This can lead your next programming language pick. And learning a second (or third, or fourth) programming language isn’t as difficult as learning a new language from scratch. It’s instead similar to learning a new dialect; there will be plenty of similarities between two separate programming languages to allow your learning to be a lot faster the second time around.

Interview tips and tricks

The key to doing well in interviews is being prepared, and while this goes for any role anywhere, it is especially crucial for programmers.

The recruiter interview

The general process is having a phone/in-person interview first with a recruiter (unless you’re in contact with the company directly) where you’ll be asked a series of questions to determine your experience, knowledge across programming concepts and their applications, and level of experience with certain tools, etc.

At this first interview stage, you either pass or you fail. It’s not generally something you can study for, it’s more to do with your current level of experience and depth of knowledge in various areas.

If you don’t get past this first interview stage, don’t be discouraged!

You may not have the degree or depth of experience necessary for this particular role at this particular company. However, you might find you apply for the very same (sounding) role at a similar company, and you get through to the next round. So be persistent!


A favourite in programmer interviews is the whiteboard interview technique which assesses your problem-solving skills in real time, on a whiteboard.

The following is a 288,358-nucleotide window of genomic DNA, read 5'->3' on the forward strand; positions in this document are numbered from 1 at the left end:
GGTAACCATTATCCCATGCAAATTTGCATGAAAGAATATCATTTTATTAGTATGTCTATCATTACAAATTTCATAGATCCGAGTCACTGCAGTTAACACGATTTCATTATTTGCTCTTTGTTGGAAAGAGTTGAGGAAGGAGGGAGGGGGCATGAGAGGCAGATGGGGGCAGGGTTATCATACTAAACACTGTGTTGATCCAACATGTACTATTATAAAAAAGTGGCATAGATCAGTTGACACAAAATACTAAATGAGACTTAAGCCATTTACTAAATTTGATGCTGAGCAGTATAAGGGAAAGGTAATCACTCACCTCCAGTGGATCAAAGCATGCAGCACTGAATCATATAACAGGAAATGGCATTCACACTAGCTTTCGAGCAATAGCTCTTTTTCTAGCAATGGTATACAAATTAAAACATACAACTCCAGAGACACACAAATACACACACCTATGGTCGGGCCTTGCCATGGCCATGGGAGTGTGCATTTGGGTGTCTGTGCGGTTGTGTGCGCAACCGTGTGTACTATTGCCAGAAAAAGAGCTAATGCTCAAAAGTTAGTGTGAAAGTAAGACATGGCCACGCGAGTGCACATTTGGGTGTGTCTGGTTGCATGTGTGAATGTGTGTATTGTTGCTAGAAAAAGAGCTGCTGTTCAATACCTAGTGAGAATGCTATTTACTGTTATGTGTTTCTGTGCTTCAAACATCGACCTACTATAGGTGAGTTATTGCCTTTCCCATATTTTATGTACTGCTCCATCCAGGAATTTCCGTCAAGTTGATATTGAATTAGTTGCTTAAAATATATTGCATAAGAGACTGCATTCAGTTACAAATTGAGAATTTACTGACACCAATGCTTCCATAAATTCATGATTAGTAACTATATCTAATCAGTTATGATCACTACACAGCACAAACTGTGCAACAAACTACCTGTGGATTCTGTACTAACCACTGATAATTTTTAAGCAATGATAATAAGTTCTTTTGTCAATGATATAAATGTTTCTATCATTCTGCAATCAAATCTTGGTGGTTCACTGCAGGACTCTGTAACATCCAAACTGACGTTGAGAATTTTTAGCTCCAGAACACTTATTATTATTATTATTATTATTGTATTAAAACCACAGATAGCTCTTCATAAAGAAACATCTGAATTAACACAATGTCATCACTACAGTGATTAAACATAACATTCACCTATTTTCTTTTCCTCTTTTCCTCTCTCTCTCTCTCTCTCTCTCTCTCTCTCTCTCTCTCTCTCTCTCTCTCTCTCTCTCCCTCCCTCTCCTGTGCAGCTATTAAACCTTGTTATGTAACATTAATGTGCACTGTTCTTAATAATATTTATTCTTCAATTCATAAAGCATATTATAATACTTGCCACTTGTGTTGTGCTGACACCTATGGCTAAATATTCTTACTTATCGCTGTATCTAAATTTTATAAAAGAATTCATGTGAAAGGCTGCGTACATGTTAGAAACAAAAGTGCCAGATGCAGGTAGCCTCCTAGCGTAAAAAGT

“What, no computer!?” Yes, no computer.

In a whiteboard session, you’ll be given a puzzle or problem to solve, where you can draw out your solution on a whiteboard.

Tips for the whiteboard interview

  • Ask as many questions as you need to further flesh out the problem
  • Talk through your solution before and while you’re writing it down; you may find efficiencies you miss, or your interviewer may lead you to a better solution
  • Erase and rewrite as necessary
  • Use diagrams to show how your solution “flows”
  • Use pseudocode for your “final” answer, or your preferred programming language if not specified

Want a real-world example of a whiteboard coding interview question in action? Check out Life at Google’s How to: Work at Google — Example Coding/Engineering Interview on YouTube.

Studying for whiteboard interviews is tricky. By digging a little, you should be able to find someone in your area to practice with – try MeetUp or even LinkedIn to engage the services of a senior developer who is experienced in conducting these type of interviews. You will likely have to pay for their time unless they’re feeling generous!


The technical part of your coding interview will be just like doing a test where you’re quizzed on your technical knowledge. The questions asked in this section of the interview will vary, depending on the languages, libraries, and CS knowledge required for the role.

It might include questions like:

  • What is encapsulation?
  • How can you check if a binary tree is balanced?
  • What is function overloading?
  • How does virtual memory work?